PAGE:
I’m a soup freak.
I can’t pass up a bowl of hot miso soup filled with those miniature tofu blocks at Japanese restaurants. I crave tomato bisque, especially when paired with a gooey grilled cheese sandwich (or, better yet, Baby Goldfish crackers). And I actually enjoy getting sick and being fed a bowl of Campbell’s chicken and rice soup.
But truth be told: I’ve never actually made soup before.
I know, I know. I hear from my friends — and my mom! — how easy it is. I know people who make soup in their Vitamix blenders.
But despite my affection for soup, it’s just not something I’ve been dying to make.
Until this past Thanksgiving.
Since I don’t normally make the turkey — that’s my mom’s job — I like to come up with different, sometimes creative side dishes to share with my very discerning family.
So I settled on corn chowder, one of my mom’s favorite soups and something she rarely cooks herself. (Well, apple doesn’t fall very far, now does it?)
It also happens to be one of my favorite soups, too, but it’s not one that’s easily found on restaurant menus.
So I decided to make it myself.
And to be honest, it’s really not that hard.
There are tons of recipes online for this thick, cream-based soup, some including cheddar cheese, others with hot chiles. Most call for fresh corn, sliced right off the cob. And while that would be amazing — can you imagine Kahuku corn chowder? — I didn’t have time.
So instead, I decided to make a version of corn chowder with bacon.
Because who doesn’t love bacon?
Here’s what I did:
In a soup pot — I used a Le Creuset cast-iron round dutch oven — heat olive oil and butter over medium heat. Add bacon and cook until it’s crisp, maybe about 5 minutes. Then remove with a slotted spoon and put in a separate bowl.
To the bacon fat, add chopped onions, celery, garlic and potatoes until soft. (You really want the potatoes to break down.) It’s important to chop your veggies small and around the same size. Dusk the vegetables with flour and mix thoroughly.
Add a whole can of chicken broth and then stir in some fresh, minced thyme. (Fresh herbs are always better and more flavorful than dried.)
I used a reduced-salt stock, which meant I had to adjust how much salt I added to the soup. You can probably use a vegetable stock instead, though I wouldn’t swap chicken broth with beef.
Now here’s where my recipe diverges with many others. I used Carnation evaporated milk, while most call for cream. It’s really your call. The evaporated milk keep the broth smooth, in my opinion, but less heavy than more cream-based versions.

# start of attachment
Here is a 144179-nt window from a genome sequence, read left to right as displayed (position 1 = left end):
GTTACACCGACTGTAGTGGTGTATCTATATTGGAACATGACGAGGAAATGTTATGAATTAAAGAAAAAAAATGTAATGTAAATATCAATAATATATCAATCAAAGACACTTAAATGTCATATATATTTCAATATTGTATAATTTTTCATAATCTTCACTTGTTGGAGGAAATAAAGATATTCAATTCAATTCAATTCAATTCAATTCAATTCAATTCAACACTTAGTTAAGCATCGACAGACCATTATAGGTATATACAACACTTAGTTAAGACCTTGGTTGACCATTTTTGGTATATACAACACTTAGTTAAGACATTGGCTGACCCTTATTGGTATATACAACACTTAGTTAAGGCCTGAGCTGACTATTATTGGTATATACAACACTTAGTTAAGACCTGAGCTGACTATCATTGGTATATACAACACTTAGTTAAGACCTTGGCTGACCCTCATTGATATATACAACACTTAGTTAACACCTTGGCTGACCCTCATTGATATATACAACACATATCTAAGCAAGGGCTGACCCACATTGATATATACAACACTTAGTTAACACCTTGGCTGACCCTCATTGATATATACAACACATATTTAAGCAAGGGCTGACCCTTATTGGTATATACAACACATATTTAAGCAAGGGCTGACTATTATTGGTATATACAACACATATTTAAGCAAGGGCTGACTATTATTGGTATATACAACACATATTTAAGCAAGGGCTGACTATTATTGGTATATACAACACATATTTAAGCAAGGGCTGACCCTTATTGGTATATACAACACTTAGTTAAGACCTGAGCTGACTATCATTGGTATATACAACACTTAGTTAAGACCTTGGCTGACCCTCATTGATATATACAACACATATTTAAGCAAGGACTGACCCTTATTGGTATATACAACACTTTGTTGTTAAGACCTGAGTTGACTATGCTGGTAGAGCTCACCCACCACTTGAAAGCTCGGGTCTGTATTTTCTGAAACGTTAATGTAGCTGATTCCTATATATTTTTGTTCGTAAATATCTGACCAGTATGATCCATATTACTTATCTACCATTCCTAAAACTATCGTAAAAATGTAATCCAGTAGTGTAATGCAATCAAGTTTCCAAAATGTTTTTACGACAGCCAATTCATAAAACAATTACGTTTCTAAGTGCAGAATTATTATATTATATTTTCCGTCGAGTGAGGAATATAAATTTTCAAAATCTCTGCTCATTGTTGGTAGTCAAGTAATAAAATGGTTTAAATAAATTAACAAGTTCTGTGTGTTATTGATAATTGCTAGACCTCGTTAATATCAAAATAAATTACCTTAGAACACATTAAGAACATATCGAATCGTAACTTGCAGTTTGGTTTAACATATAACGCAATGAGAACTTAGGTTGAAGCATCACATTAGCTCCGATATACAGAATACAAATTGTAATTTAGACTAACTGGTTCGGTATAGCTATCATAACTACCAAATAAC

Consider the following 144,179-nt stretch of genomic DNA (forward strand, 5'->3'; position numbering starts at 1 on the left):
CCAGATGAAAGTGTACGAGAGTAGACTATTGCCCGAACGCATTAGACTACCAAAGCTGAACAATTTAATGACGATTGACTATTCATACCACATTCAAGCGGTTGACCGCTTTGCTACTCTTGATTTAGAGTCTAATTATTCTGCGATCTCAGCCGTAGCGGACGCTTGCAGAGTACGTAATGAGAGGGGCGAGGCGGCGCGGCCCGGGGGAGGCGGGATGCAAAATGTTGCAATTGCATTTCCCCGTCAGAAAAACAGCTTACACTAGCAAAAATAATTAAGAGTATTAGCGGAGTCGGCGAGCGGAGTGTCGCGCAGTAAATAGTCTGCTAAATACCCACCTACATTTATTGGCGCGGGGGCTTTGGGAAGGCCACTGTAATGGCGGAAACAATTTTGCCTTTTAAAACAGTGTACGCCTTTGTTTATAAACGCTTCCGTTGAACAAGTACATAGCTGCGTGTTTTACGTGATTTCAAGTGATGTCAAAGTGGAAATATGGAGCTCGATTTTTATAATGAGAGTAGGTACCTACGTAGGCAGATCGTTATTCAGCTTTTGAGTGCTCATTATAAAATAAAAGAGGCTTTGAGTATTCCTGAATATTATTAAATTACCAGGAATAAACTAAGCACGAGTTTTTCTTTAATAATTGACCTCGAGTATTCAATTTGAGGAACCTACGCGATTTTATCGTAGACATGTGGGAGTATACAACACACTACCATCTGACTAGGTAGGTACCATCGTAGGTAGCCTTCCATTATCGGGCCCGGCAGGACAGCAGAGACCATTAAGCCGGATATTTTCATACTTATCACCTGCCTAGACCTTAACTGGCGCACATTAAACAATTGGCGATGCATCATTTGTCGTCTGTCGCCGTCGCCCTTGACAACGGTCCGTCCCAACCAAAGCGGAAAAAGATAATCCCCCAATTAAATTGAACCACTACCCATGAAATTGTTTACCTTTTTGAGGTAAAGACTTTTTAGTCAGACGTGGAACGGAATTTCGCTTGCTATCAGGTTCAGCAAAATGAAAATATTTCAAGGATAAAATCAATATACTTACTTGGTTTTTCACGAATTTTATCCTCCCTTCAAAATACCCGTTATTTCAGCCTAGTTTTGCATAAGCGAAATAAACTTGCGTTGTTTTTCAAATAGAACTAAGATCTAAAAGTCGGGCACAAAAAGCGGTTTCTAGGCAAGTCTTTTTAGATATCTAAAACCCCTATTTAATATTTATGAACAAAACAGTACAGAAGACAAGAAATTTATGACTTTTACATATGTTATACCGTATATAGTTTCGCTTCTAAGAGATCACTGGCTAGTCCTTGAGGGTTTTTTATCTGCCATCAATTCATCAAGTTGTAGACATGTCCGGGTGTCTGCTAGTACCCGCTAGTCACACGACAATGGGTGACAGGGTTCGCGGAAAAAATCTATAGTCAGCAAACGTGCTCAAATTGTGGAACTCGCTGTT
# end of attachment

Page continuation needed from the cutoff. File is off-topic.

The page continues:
To this mixture, add a whole bag of frozen corn. Cover and simmer on low heat for about 15 to 20 minutes — or longer, if needed. Your veggies should be very soft.
Season with salt and pepper. Garnish with bacon and fresh parsley. And that’s it!
Here’s the recipe:
Bacon & Corn Chowder
4 slices of bacon, diced
1-2 T. butter
1 onion, chopped
1 stalk celery, chopped
1-3 garlic cloves, minced
1 medium potato, sliced thin
1/2 T. fresh thyme, minced
1/4 c. flour
1 can chicken broth
1/2 can Carnation evaporated milk
8 ounces (1 bag) frozen corn
Salt and pepper to taste
Cook bacon until crisp, then remove and put in a separate bowl.
Sautée onions, celery, garlic and potatoes in bacon fat until soft. Sprinkle flour on vegetables and mix thoroughly. Add chicken broth. Stir in thyme. Add milk. Season with salt and pepper to taste. Then add corn. Cover and simmer for 10 to 15 minutes until thickened.
Garnish with bacon and fresh parsley.
That looks delicious .
It is — and it’s SO EASY! 🙂
In culinary school we learned that if it doesn’t have potato, it’s not a chowder.
This looks so good for a cold winter night
Ah, I’ve heard that, too! It’s interesting how you have to “dust” the veggies with flour, while they’re in the pot cooking. Anyway, it turned out great and I wish I had saved me some leftovers before it was too late! LOL
It sure is. Actually, I was craving it when I was blogging about it. I might have to make it again soon!
It’s guud to see you blogging again, and on a topic that comes from your happy place — FUUD!